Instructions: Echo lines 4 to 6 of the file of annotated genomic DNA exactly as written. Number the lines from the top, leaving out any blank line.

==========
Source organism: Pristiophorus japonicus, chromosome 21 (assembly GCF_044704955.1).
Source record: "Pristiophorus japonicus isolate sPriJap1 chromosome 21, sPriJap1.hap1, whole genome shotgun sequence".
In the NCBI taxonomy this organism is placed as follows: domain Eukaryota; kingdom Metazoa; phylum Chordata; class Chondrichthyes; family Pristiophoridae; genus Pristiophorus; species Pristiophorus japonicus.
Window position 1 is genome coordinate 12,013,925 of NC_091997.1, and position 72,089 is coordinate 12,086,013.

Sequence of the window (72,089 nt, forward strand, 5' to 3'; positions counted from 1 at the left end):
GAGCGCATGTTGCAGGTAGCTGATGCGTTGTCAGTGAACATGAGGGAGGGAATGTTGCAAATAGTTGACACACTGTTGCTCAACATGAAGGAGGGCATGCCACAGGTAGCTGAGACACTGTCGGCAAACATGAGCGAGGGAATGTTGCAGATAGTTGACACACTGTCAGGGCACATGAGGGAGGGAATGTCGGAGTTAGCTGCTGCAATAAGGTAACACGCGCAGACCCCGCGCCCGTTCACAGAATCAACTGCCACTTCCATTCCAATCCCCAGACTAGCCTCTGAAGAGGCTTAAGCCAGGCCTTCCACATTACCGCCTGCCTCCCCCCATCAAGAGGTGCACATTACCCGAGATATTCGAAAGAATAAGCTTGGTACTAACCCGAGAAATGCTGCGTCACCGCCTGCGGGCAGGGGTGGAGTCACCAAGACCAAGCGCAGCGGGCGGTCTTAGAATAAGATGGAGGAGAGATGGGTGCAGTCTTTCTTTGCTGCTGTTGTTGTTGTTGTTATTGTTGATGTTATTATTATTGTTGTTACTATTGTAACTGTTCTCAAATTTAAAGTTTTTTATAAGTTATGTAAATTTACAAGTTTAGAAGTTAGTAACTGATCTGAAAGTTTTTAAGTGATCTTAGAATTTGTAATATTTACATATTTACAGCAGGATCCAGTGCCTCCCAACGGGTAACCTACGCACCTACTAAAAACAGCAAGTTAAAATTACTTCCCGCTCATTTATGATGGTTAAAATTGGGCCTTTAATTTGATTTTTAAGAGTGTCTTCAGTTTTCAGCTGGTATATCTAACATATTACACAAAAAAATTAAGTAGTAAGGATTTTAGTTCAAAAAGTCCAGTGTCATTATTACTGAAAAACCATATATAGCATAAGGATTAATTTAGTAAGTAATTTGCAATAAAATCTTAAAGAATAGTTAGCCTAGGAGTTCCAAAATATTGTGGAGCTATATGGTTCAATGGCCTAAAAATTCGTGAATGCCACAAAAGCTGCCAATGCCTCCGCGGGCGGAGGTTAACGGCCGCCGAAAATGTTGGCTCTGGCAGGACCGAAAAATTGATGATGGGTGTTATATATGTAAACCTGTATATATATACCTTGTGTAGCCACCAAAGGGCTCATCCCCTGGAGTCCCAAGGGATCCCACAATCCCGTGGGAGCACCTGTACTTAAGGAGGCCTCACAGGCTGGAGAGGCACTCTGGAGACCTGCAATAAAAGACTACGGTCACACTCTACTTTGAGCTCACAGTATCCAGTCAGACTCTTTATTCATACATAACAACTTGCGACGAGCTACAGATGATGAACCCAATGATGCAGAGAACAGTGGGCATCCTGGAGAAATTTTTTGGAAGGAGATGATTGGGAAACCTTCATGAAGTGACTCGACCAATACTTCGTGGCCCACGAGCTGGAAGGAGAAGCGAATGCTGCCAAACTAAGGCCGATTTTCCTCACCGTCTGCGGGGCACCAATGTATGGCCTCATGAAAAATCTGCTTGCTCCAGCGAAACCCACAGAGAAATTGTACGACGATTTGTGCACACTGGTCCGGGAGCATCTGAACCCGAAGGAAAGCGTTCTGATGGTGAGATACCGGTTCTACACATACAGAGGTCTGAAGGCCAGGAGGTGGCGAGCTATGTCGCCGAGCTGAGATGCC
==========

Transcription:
Window position 1 is genome coordinate 12,013,925 of NC_091997.1, and position 72,089 is coordinate 12,086,013.

Sequence of the window (72,089 nt, forward strand, 5' to 3'; positions counted from 1 at the left end):
GAGCGCATGTTGCAGGTAGCTGATGCGTTGTCAGTGAACATGAGGGAGGGAATGTTGCAAATAGTTGACACACTGTTGCTCAACATGAAGGAGGGCATGCCACAGGTAGCTGAGACACTGTCGGCAAACATGAGCGAGGGAATGTTGCAGATAGTTGACACACTGTCAGGGCACATGAGGGAGGGAATGTCGGAGTTAGCTGCTGCAATAAGGTAACACGCGCAGACCCCGCGCCCGTTCACAGAATCAACTGCCACTTCCATTCCAATCCCCAGACTAGCCTCTGAAGAGGCTTAAGCCAGGCCTTCCACATTACCGCCTGCCTCCCCCCATCAAGAGGTGCACATTACCCGAGATATTCGAAAGAATAAGCTTGGTACTAACCCGAGAAATGCTGCGTCACCGCCTGCGGGCAGGGGTGGAGTCACCAAGACCAAGCGCAGCGGGCGGTCTTAGAATAAGATGGAGGAGAGATGGGTGCAGTCTTTCTTTGCTGCTGTTGTTGTTGTTGTTATTGTTGATGTTATTATTATTGTTGTTACTATTGTAACTGTTCTCAAATTTAAAGTTTTTTATAAGTTATGTAAATTTACAAGTTTAGAAGTTAGTAACTGATCTGAAAGTTTTTAAGTGATCTTAGAATTTGTAATATTTACATATTTACAGCAGGATCCAGTGCCTCCCAACGGGTAACCTACGCACCTACTAAAAACAGCAAGTTAAAATTACTTCCCGCTCATTTATGATGGTTAAAATTGGGCCTTTAATTTGATTTTTAAGAGTGTCTTCAGTTTTCAGCTGGTATATCTAACATATTACACAAAAAAATTAAGTAGTAAGGATTTTAGTTCAAAAAGTCCAGTGTCATTATTACTGAAAAACCATATATAGCATAAGGATTAATTTAGTAAGTAATTTGCAATAAAATCTTAAAGAATAGTTAGCCTAGGAGTTCCAAAATATTGTGGAGCTATATGGTTCAATGGCCTAAAAATTCGTGAATGCCACAAAAGCTGCCAATGCCTCCGCGGGCGGAGGTTAACGGCCGCCGAAAATGTTGGCTCTGGCAGGACCGAAAAATTGATGATGGGTGTTATATATGTAAACCTGTATATATATACCTTGTGTAGCCACCAAAGGGCTCATCCCCTGGAGTCCCAAGGGATCCCACAATCCCGTGGGAGCACCTGTACTTAAGGAGGCCTCACAGGCTGGAGAGGCACTCTGGAGACCTGCAATAAAAGACTACGGTCACACTCTACTTTGAGCTCACAGTATCCAGTCAGACTCTTTATTCATACATAACAACTTGCGACGAGCTACAGATGATGAACCCAATGATGCAGAGAACAGTGGGCATCCTGGAGAAATTTTTTGGAAGGAGATGATTGGGAAACCTTCATGAAGTGACTCGACCAATACTTCGTGGCCCACGAGCTGGAAGGAGAAGCGAATGCTGCCAAACTAAGGCCGATTTTCCTCACCGTCTGCGGGGCACCAATGTATGGCCTCATGAAAAATCTGCTTGCTCCAGCGAAACCCACAGAGAAATTGTACGACGATTTGTGCACACTGGTCCGGGAGCATCTGAACCCGAAGGAAAGCGTTCTGATGGTGAGATACCGGTTCTACACATACAGAGGTCTGAAGGCCAGGAGGTGGCGAGCTATGTCGCCGAGCTGAGATGCC